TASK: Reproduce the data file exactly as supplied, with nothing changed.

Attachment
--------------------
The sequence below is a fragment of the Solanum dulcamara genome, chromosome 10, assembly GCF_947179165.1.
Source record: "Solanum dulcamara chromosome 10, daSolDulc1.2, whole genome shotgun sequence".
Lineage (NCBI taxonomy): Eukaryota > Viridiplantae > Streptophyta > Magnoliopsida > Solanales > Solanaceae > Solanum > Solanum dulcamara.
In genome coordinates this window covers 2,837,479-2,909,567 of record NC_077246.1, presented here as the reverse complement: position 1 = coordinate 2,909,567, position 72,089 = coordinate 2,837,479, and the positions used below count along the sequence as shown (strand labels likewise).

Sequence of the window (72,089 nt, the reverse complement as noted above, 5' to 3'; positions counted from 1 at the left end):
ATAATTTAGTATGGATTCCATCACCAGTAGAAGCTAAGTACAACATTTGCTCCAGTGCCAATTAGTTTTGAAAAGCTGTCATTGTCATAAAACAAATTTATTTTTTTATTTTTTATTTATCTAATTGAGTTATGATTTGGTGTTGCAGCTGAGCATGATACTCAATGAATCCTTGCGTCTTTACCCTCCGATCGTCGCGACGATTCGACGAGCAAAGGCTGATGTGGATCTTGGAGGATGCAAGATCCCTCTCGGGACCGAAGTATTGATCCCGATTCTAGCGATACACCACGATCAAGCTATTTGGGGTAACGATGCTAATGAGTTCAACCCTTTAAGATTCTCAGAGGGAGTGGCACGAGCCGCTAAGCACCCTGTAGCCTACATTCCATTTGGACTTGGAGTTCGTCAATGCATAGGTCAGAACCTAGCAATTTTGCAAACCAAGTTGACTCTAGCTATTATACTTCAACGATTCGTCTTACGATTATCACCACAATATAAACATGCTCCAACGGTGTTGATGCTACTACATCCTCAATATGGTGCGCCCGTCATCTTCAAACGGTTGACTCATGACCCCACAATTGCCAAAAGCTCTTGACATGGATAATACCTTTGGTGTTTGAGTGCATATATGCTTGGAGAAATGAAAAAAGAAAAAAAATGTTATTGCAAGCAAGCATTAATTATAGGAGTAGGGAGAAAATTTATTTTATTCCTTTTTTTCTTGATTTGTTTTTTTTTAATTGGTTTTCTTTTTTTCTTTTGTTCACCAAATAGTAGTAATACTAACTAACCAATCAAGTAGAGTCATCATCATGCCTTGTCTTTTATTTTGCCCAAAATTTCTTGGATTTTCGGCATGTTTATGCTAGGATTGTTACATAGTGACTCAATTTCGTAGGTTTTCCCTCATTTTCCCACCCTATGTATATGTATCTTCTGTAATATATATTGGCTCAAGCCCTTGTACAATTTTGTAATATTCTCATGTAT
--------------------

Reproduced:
The sequence below is a fragment of the Solanum dulcamara genome, chromosome 10, assembly GCF_947179165.1.
Source record: "Solanum dulcamara chromosome 10, daSolDulc1.2, whole genome shotgun sequence".
Lineage (NCBI taxonomy): Eukaryota > Viridiplantae > Streptophyta > Magnoliopsida > Solanales > Solanaceae > Solanum > Solanum dulcamara.
In genome coordinates this window covers 2,837,479-2,909,567 of record NC_077246.1, presented here as the reverse complement: position 1 = coordinate 2,909,567, position 72,089 = coordinate 2,837,479, and the positions used below count along the sequence as shown (strand labels likewise).

Sequence of the window (72,089 nt, the reverse complement as noted above, 5' to 3'; positions counted from 1 at the left end):
ATAATTTAGTATGGATTCCATCACCAGTAGAAGCTAAGTACAACATTTGCTCCAGTGCCAATTAGTTTTGAAAAGCTGTCATTGTCATAAAACAAATTTATTTTTTTATTTTTTATTTATCTAATTGAGTTATGATTTGGTGTTGCAGCTGAGCATGATACTCAATGAATCCTTGCGTCTTTACCCTCCGATCGTCGCGACGATTCGACGAGCAAAGGCTGATGTGGATCTTGGAGGATGCAAGATCCCTCTCGGGACCGAAGTATTGATCCCGATTCTAGCGATACACCACGATCAAGCTATTTGGGGTAACGATGCTAATGAGTTCAACCCTTTAAGATTCTCAGAGGGAGTGGCACGAGCCGCTAAGCACCCTGTAGCCTACATTCCATTTGGACTTGGAGTTCGTCAATGCATAGGTCAGAACCTAGCAATTTTGCAAACCAAGTTGACTCTAGCTATTATACTTCAACGATTCGTCTTACGATTATCACCACAATATAAACATGCTCCAACGGTGTTGATGCTACTACATCCTCAATATGGTGCGCCCGTCATCTTCAAACGGTTGACTCATGACCCCACAATTGCCAAAAGCTCTTGACATGGATAATACCTTTGGTGTTTGAGTGCATATATGCTTGGAGAAATGAAAAAAGAAAAAAAATGTTATTGCAAGCAAGCATTAATTATAGGAGTAGGGAGAAAATTTATTTTATTCCTTTTTTTCTTGATTTGTTTTTTTTTAATTGGTTTTCTTTTTTTCTTTTGTTCACCAAATAGTAGTAATACTAACTAACCAATCAAGTAGAGTCATCATCATGCCTTGTCTTTTATTTTGCCCAAAATTTCTTGGATTTTCGGCATGTTTATGCTAGGATTGTTACATAGTGACTCAATTTCGTAGGTTTTCCCTCATTTTCCCACCCTATGTATATGTATCTTCTGTAATATATATTGGCTCAAGCCCTTGTACAATTTTGTAATATTCTCATGTAT